By Brian Robinson
December 14, 2010
Business advocates are charging the Defense Department with redlining the government contracting business to the extent that the 2011 Defense Authorization bill would allow DOD officials to secretly blacklist contractors and bar them from doing any business with the federal government.
In particular, they say this “blatant power grab” by agency heads could end up significantly harming small-business contracting because it could lead to the concentration of contracting dollars in the hands of just a small number of big companies.
The American Small Business League (ASBL) recently went public with its concerns in a dispatch from Communications Director Chris Gunn in The Exception magazine.
“Small-business advocates are concerned that DOD’s determination will be shared with each agency where the company competes as a prime contractor or subcontractor,” Gunn writes. “This could lead to the broad-based exclusion of contractors from federal contracting programs without due process.”
That could be a sensitive issue with the new Congress. Government agencies have specific small-business set-aside targets, but small-business advocates consistently complain that agencies are not doing enough to meet those goals. And last year, things came to a head in Congress over charges of fraud in the Small Business Administration’s set-aside programs, which allegedly cost small companies some $100 million worth of business.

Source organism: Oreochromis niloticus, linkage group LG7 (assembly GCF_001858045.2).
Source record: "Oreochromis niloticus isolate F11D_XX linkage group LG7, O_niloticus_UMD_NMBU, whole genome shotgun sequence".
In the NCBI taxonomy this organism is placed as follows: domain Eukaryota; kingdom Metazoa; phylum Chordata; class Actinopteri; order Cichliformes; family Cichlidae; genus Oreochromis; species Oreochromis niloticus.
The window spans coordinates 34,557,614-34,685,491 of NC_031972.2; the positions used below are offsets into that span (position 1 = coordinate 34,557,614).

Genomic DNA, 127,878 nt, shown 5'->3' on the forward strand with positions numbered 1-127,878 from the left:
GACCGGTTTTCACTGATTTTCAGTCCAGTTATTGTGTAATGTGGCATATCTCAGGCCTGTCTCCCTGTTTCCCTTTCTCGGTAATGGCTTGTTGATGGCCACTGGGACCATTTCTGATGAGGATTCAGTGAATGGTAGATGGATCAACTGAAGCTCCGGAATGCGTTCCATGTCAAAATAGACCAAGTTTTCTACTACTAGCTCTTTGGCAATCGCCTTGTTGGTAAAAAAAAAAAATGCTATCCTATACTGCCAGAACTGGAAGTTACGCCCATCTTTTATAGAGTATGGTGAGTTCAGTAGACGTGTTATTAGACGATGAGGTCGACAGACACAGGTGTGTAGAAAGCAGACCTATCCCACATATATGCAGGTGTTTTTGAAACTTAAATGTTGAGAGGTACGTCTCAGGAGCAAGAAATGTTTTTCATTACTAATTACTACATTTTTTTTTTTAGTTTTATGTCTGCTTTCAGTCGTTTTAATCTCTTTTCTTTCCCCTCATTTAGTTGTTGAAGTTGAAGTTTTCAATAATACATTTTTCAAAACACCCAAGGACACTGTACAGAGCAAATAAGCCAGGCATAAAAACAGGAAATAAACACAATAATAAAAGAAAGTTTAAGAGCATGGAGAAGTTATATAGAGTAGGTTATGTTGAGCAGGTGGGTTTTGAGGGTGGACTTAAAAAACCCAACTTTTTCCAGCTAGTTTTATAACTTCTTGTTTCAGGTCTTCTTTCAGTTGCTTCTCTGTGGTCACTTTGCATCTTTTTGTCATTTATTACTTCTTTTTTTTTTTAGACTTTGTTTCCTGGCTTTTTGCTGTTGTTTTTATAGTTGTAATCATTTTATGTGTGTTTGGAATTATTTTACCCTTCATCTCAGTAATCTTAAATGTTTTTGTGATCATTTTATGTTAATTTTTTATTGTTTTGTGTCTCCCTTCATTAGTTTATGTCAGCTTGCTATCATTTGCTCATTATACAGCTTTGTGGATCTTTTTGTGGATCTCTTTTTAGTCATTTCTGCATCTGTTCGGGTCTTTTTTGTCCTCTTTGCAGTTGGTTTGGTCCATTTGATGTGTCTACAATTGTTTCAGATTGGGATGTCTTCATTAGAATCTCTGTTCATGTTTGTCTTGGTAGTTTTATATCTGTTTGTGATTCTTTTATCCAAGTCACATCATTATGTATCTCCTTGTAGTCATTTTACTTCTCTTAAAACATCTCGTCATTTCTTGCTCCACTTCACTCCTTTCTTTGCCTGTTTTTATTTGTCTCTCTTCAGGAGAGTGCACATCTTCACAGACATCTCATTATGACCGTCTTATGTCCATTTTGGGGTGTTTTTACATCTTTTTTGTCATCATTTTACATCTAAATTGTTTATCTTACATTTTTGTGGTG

According to Gunn, ASBL estimates that more than $100 billion in federal small-business contracts are diverted away from such companies every year, with many large companies — such as Boeing, Lockheed Martin and Northrop Grumman — receiving the contracts instead.
ASBL has legs when it comes to making its concerns known and paid attention to. Earlier in the year, it sued the government for muddling its small-business contracting data, thereby reducing the transparency of government contracting. Groups had used that data to uncover fraud in the past, ASBL said.
And in November, the group sued the Homeland Security Department for refusing to release subcontracting reports on contracts it had awarded to Boeing.
A big part of the beef ASBL and others have with the new Defense bill is that they say it will allow DOD to blacklist companies without notifying those companies. And it protects the blacklist from disclosure requirements that would be part of a Freedom of Information Act request, a protest to the Government Accountability Office or action in federal court.